Mining multivariate time-series sensor data to discover behavior envelopes

Proceedings of the Third Conference on Knowledge Discovery and Data Mining (KDD-97), Newport Beach, CA, August 1997
Mining multivariate time-series sensor data to discover behavior envelopes
Abstract

This paper addresses large-scale regression tasks using a novel combination of greedy input selection and asymmetric cost. Our primary goal is learning envelope functions suitable for automated detection of anomalies in future sensor data.

We argue that this new approach can be more effective than traditional techniques, such as static red-line limits, variance-based error bars, and general probability density estimation.

Another publication from the same category: Machine Learning and Data Science

WWW '17 Perth Australia April 2017

Drawing Sound Conclusions from Noisy Judgments

David Goldberg, Andrew Trotman, Xiao Wang, Wei Min, Zongru Wan

The quality of a search engine is typically evaluated using hand-labeled data sets, where the labels indicate the relevance of documents to queries. Often the number of labels needed is too large to be created by the best annotators, and so less accurate labels (e.g. from crowdsourcing) must be used. This introduces errors in the labels, and thus errors in standard precision metrics (such as P@k and DCG); the lower the quality of the judge, the more errorful the labels, consequently the more inaccurate the metric. We introduce equations and algorithms that can adjust the metrics to the values they would have had if there were no annotation errors.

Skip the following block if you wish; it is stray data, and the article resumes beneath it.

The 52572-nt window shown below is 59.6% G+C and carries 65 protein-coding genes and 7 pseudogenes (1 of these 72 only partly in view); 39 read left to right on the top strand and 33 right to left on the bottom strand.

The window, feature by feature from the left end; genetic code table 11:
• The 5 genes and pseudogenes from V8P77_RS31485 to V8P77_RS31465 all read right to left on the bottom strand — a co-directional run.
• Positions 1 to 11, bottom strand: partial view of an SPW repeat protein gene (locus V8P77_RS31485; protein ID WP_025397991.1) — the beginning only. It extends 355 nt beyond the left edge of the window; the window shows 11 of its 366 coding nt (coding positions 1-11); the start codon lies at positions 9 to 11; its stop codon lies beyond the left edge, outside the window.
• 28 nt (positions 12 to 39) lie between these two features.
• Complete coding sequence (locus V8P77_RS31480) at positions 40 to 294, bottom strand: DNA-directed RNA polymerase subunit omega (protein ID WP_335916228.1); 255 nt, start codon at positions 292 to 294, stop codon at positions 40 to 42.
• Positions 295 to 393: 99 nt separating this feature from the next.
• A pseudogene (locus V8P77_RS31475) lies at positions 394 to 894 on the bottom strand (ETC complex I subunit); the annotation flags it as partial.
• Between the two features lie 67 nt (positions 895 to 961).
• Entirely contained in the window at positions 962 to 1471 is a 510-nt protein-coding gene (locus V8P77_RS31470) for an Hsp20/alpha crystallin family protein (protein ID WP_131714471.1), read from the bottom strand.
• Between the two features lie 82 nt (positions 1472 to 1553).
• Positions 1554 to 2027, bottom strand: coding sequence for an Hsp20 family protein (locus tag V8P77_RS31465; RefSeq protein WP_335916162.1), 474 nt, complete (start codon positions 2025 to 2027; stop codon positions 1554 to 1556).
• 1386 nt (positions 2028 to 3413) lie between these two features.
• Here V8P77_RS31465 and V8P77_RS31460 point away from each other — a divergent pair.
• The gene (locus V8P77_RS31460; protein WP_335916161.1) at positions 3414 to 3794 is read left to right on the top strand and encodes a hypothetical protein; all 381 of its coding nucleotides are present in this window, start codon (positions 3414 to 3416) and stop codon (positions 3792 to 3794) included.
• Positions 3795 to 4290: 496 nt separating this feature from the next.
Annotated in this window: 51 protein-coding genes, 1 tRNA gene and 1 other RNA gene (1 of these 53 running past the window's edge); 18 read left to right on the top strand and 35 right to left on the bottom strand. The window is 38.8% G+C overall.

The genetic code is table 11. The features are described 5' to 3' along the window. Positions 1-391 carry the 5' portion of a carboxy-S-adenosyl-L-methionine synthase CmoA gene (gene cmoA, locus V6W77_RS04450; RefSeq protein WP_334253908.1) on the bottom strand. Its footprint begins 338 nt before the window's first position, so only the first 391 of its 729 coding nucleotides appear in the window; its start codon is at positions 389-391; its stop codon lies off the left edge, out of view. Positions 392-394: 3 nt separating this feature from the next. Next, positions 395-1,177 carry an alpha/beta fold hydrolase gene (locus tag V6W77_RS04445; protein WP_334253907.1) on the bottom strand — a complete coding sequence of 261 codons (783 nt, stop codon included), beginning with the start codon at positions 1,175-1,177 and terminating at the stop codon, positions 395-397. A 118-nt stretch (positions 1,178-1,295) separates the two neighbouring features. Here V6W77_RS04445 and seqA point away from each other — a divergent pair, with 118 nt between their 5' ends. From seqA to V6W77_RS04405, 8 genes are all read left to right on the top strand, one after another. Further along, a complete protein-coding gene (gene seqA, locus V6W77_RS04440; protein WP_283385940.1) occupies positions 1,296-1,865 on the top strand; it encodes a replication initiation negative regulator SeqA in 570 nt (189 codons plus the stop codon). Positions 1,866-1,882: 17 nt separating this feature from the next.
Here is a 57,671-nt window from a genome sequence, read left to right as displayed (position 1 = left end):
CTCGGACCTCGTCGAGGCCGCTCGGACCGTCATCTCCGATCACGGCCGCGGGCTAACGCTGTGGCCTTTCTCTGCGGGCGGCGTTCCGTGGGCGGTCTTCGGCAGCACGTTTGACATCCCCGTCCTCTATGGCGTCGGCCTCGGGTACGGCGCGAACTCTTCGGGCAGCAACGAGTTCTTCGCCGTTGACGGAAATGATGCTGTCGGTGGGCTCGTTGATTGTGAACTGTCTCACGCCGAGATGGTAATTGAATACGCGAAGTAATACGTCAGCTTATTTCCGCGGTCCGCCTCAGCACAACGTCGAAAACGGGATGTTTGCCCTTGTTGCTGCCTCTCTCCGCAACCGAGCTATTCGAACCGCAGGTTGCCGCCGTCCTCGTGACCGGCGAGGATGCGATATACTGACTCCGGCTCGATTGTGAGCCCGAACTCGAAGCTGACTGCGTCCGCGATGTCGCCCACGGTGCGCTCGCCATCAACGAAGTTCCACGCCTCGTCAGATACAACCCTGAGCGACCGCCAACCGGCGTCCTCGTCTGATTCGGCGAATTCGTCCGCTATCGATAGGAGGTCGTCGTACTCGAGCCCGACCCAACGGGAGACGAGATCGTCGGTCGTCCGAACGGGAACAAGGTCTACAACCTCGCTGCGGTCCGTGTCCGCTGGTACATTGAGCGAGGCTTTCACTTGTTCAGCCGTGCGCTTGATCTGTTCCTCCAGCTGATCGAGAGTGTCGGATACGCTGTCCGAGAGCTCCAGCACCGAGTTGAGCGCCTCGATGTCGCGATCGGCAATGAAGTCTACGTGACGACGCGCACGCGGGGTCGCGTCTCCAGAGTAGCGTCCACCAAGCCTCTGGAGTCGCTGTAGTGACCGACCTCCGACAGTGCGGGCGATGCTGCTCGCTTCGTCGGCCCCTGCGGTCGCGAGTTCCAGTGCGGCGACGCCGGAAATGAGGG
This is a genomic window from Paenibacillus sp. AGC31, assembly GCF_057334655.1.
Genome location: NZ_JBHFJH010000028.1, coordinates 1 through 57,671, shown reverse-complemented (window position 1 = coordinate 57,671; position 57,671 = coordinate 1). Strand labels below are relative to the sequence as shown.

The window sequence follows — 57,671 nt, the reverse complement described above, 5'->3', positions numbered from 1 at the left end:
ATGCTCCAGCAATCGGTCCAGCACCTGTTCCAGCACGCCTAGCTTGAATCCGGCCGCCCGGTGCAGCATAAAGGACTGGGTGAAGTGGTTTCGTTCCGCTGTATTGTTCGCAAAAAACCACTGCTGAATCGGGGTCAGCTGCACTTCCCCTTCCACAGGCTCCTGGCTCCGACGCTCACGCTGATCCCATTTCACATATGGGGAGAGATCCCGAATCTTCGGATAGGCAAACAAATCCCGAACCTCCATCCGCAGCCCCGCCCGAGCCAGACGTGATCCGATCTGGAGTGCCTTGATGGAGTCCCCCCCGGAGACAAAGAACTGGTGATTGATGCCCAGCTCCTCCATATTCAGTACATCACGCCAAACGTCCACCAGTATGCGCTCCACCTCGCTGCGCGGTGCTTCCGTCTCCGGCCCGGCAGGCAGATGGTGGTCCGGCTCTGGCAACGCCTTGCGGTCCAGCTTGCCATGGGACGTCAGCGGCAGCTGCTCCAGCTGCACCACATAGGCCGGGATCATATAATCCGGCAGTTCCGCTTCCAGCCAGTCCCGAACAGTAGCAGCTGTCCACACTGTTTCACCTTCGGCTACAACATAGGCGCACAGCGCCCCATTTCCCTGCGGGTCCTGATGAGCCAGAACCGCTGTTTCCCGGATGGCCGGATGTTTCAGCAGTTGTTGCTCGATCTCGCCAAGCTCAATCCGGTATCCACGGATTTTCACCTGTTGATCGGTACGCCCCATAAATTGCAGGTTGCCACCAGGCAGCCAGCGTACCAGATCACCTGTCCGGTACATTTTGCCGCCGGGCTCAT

This is especially important when two search engines are compared by comparing their metrics. We give examples where one engine appeared to be statistically significantly better than the other, but the effect disappeared after the metrics were corrected for annotation error. In other words the evidence supporting a statistical difference was illusory, and caused by a failure to account for annotation error.

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